Assumptions and reliability of solutions

Richard.Zander at MOBOT.ORG Richard.Zander at MOBOT.ORG
Mon Mar 14 16:20:34 CST 2005

The difference between a cladist and a non-cladist can be summarized in the
following manner:

We want modern cladistic and statistical phylogenetic methods using
molecular data to solve problems discovered during traditional studies.

Many phylogenetic studies assert they have solved problems with new, copious
data and new ways of dealing with them.

But, there are unaccounted assumptions associated with analyses using
maximum parsimony or likelihood, or Bayesian Markov chain Monte Carlo

I've gathered together, for an article I'm writing, about 35 assumptions
commonly ignored in modern analyses. Molecular studies are correct and
reliable only if there is unambiguous sequence alignment, results robust to
all reasonable evolutionary models, all software implementations agree, no
change in results with different outgroups or ingroups or genes or amount of
data, no sample error, identifications are all correct, reagents are not
contaminated, gap costs are fully justified, and, oh, lots more. Some
assumptions are obvious and occasionally addressed in the literature, some
are inapplicable for some genes, some are cryptic and poorly understood even
as problems, some are only minor problems.

We have only 5% probability to work with if we accept a 95% probability as
good enough to assert that a branch arrangment is reliable. The probability
that the arrangment is correct must be multiplied by the probability that
each and every assumption is true.

Suppose of the 35 assumptions, 10 are relevant (or less than totally
correct) and each is 0.999 correct (one out of a 1000 that a branch
arrangement of interest (as some solution to a taxonomic or evolutionary
problem) will be different if the assumption is not true. The reliability
measure given in the cladogram must be then reduced by 1 percent (10 times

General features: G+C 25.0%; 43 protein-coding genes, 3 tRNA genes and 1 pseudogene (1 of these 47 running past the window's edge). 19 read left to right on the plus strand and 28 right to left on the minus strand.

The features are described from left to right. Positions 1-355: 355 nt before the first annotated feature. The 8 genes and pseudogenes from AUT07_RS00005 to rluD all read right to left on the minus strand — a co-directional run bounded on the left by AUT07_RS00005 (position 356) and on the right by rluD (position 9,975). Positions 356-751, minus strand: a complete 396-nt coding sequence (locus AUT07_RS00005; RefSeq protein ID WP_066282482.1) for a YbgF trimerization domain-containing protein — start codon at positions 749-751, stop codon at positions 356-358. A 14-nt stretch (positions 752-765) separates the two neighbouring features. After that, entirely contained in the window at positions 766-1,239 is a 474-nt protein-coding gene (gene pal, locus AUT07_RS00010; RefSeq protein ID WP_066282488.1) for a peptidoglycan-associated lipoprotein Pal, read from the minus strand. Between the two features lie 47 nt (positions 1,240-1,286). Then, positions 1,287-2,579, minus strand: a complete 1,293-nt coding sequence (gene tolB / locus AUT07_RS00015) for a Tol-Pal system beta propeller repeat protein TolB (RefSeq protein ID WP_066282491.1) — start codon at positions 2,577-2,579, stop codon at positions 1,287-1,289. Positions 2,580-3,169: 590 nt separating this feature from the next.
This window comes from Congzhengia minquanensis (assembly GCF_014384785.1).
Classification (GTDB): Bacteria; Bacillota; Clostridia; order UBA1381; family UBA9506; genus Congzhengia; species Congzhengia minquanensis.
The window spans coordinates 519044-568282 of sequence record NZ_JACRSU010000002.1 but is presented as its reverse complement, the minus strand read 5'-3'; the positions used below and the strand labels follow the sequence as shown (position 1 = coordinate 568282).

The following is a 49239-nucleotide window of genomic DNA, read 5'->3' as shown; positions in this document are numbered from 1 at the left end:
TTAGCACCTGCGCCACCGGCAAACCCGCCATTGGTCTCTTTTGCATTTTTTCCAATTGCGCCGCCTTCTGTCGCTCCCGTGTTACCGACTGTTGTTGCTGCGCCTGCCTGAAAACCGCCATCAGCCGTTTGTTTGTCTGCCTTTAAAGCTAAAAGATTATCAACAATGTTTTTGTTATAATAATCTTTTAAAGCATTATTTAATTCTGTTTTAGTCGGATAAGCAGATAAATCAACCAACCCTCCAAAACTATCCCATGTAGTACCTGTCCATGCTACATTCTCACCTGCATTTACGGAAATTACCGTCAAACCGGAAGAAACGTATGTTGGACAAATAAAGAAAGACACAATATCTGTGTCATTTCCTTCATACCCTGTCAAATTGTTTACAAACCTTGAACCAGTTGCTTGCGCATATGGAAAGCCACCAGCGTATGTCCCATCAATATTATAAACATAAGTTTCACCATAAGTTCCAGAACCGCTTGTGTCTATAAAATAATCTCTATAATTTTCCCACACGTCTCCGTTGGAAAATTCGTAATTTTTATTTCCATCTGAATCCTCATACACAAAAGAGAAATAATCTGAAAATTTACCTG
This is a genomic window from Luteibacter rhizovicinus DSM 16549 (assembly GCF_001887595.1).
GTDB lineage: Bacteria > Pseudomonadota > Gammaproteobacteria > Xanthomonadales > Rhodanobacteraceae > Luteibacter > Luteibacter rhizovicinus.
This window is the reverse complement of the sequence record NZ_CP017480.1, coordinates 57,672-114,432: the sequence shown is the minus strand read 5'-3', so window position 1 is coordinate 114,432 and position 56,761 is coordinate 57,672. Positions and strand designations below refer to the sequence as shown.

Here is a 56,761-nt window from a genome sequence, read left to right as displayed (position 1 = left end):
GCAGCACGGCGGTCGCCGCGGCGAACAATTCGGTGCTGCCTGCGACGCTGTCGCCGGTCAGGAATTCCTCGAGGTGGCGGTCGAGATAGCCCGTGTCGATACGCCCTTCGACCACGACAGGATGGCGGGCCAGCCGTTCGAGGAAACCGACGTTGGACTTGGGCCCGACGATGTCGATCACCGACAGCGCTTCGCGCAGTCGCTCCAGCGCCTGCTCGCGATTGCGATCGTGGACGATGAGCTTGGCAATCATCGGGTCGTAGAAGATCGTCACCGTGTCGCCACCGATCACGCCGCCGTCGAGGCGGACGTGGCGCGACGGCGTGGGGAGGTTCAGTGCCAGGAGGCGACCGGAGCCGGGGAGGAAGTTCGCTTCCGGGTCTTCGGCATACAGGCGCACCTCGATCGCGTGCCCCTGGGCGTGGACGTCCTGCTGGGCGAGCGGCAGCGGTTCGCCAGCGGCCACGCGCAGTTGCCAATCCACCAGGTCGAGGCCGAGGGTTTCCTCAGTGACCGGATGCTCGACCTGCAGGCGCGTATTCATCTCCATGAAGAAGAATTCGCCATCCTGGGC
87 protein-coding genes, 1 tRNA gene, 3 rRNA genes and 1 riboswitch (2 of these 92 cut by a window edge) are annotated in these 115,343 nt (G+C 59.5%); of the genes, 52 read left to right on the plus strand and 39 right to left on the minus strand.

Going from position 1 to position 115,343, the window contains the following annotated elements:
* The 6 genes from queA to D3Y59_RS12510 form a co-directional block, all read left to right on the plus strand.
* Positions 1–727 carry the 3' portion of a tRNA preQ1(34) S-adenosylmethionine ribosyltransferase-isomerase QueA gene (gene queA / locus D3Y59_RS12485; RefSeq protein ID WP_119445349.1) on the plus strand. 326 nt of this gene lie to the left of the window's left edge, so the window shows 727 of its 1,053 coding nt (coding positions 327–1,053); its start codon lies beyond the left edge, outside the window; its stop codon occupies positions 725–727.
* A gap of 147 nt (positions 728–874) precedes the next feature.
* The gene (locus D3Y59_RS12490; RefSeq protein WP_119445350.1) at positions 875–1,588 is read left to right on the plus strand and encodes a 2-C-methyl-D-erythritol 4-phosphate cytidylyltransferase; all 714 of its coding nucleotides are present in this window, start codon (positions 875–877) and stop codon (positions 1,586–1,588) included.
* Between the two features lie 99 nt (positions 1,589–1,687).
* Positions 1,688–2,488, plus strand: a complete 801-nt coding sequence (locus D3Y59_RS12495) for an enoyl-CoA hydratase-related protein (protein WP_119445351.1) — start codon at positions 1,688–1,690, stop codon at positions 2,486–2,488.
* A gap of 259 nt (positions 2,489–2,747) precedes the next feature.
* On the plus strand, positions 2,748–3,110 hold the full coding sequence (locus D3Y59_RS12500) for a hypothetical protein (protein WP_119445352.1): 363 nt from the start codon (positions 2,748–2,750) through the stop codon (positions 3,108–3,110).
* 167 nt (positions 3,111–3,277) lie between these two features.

Suppose you have a branch arrangment presented by the software as 100
percent reliability (say, given 100% Bayesian posterior probability). Up to
ten assumptions at 1/200 chance of being incorrect reduce the reliability to
up to 95 percent. More than 10 assumptions at 1/200, or if 10 assumptions
are more than 1/200 chance of being incorrect, reduce the reliability to
less than 95%.

The difference between the cladist and the non-cladist is an apprehension of
the former that the product of the probability of all assumptions being
correct is always more than 95 percent (more towards 100 percent), and the
decision of the latter that it is less than 95 percent.

If the product of all assumptions is generally less than 95 percent, then,
generally, statistical phylogenetics has never reliably solved a problem.

In my opinion, doubtless problems have been solved, but I'd like to see such
solutions explained with reference to all relevant assumptions, otherwise we
don't know which problems have been solved and which solutions are reliable.

Assumptions have always been the bane of scholars, and traditional
systematists struggle with their own set of assumptions, yet the assumptions
of modern methods of phylogenetic analysis seem to be so easily addressed
and so critical that it is amazing that they are sloughed off witht the
phrase "conditional on the data and model."

I think the anger of non-cladists is that the onus of dealing with
problematic assumptions is laid on them.

Richard H. Zander
Bryology Group, Missouri Botanical Garden
PO Box 299, St. Louis, MO 63166-0299 USA
richard.zander at <mailto:richard.zander at>
Voice: 314-577-5180;  Fax: 314-577-9595
Bryophyte Volumes of Flora of North America:
Res Botanica:
Shipping address for UPS, etc.:
Missouri Botanical Garden
4344 Shaw Blvd.
St. Louis, MO 63110 USA

-----Original Message-----
From: Thomas Lammers [mailto:lammers at UWOSH.EDU]
Sent: Saturday, March 12, 2005 9:22 PM
Subject: Re: [TAXACOM] Latin names versus scientific names [was: So much
for nomenclatural stability]

----- Original Message -----
From: Karl Magnacca <kmagnacca at WESLEYAN.EDU>
> What is it about cladistics (and phylogenetics more broadly) that
turnspeople into savage beasts?<

Do you mean, what  gets non-cladists so sore at cladists?  I'll tell you:
their insistence that unless you do things their way, you are not doing
science.  That is the most awful imprecation one can hurl at a scientist --
that what you are doing is Not Science.  Nothing else could cut to the quick
so terribly.

Tom Lammers

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